How Trauma Affects Communication
It’s not you, it’s your amygdala: How relational trauma can show up in your adult relationships
Our amygdala (the little almond shaped structure in your brain) plays a big role in how we process threat cues and alarms us to respond in a way that keeps us safe. In terms of relationships, the amygdala registers when certain people or experiences trigger our fight or flight response (we all have those people) and learns quickly how to protect us from harm. Here are some sneaky ways that self-protection mechanisms from relational trauma may now show up in your relationships:
You’re highly independent
Many of us think independence is the gold standard to healthy functioning. However, when used as a defence mechanism to keep us from the vulnerability of relying on others, a high degree of independence may be an underlying trauma response. This may show up as feelings of shame in asking for help, attempting to manage difficult experiences on your own, and refusing to lean on your friends or partners for support.
You feel responsible for managing people’s emotions
If we are raised by emotionally unavailable caregivers, or have been in relationships with partners who have an inability to be attuned to emotional needs, we learn to be responsible for regulating the emotions of others. This behaviour is condoned when we notice that our efforts in managing the emotions of others are rewarded by increased love, affection, connection, and approval. The good old amygdala strikes again, registering that our efforts to emotionally caretake others is often met by feeling more secure in these relationships. When we attempt to break the emotional caretaking cycle, our amygdala alarm bells sounds, noticing the feelings of anxiousness, isolation and guilt that can often be associated with breaking the emotional care-taking role.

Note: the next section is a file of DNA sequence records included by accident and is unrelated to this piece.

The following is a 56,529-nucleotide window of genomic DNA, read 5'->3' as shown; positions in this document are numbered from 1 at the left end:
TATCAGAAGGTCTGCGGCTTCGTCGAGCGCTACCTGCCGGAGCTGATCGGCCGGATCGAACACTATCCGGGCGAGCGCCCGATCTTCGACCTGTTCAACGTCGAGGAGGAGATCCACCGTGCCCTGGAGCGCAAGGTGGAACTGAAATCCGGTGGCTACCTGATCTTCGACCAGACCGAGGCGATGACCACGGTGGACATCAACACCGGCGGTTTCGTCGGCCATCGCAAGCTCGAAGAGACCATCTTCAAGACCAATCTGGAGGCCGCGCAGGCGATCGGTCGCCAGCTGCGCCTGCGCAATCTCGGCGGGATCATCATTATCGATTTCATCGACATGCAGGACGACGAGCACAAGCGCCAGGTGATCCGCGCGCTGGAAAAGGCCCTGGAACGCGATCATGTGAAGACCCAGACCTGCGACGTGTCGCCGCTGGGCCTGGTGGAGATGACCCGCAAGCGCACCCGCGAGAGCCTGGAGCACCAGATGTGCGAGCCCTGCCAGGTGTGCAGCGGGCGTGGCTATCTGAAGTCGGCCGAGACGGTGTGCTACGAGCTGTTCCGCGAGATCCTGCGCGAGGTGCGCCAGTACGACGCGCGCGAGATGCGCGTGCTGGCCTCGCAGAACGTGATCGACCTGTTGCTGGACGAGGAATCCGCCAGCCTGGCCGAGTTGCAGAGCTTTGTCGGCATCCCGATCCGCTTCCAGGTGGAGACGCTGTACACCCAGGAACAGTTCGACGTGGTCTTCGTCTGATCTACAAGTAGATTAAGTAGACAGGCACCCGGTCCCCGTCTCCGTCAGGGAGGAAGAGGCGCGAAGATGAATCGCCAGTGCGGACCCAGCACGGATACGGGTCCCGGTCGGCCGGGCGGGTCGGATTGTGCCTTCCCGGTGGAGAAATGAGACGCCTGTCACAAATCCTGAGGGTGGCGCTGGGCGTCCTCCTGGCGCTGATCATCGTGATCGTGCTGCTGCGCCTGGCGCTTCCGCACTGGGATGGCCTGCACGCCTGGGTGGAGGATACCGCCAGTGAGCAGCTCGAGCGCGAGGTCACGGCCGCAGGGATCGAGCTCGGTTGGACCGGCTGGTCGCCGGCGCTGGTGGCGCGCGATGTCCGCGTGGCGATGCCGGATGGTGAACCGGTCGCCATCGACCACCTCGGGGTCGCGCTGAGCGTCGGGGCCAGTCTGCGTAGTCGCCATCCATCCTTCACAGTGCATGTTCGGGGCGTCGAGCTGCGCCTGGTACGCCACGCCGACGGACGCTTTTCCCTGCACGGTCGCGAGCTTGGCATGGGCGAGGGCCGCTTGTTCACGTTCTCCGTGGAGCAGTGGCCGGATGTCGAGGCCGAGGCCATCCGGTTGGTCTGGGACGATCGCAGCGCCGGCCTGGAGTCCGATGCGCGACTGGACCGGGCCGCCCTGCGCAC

You find yourself repeating the same toxic relationships
Whether you continuously find yourself in the same relationship and break-up cycle, or often feel like the rescuer saving your emotionally unavailable partners, it's not you… it's your amygdala! When we have experienced relational trauma in the past, it is not uncommon for our brain to register these often chaotic relationships as “normal”. Our amygdala feels at ease with familiarity because we have been down that road before, and repeating similar relationships can often be associated with less uncertainty, and a sense of predictability. For some, repeating destructive relationship cycles gives them an opportunity to re-experience their relational trauma, and try to change the outcome in an attempt to heal their past wounds. If this is you, you may find yourself falling for people you hope to save/change, or attracted to relationships with similar patterns to that of the dynamic between you and your caregivers.
To learn more about the sneaky ways our relational trauma may impact our adult relationships, book a session with Krisztina.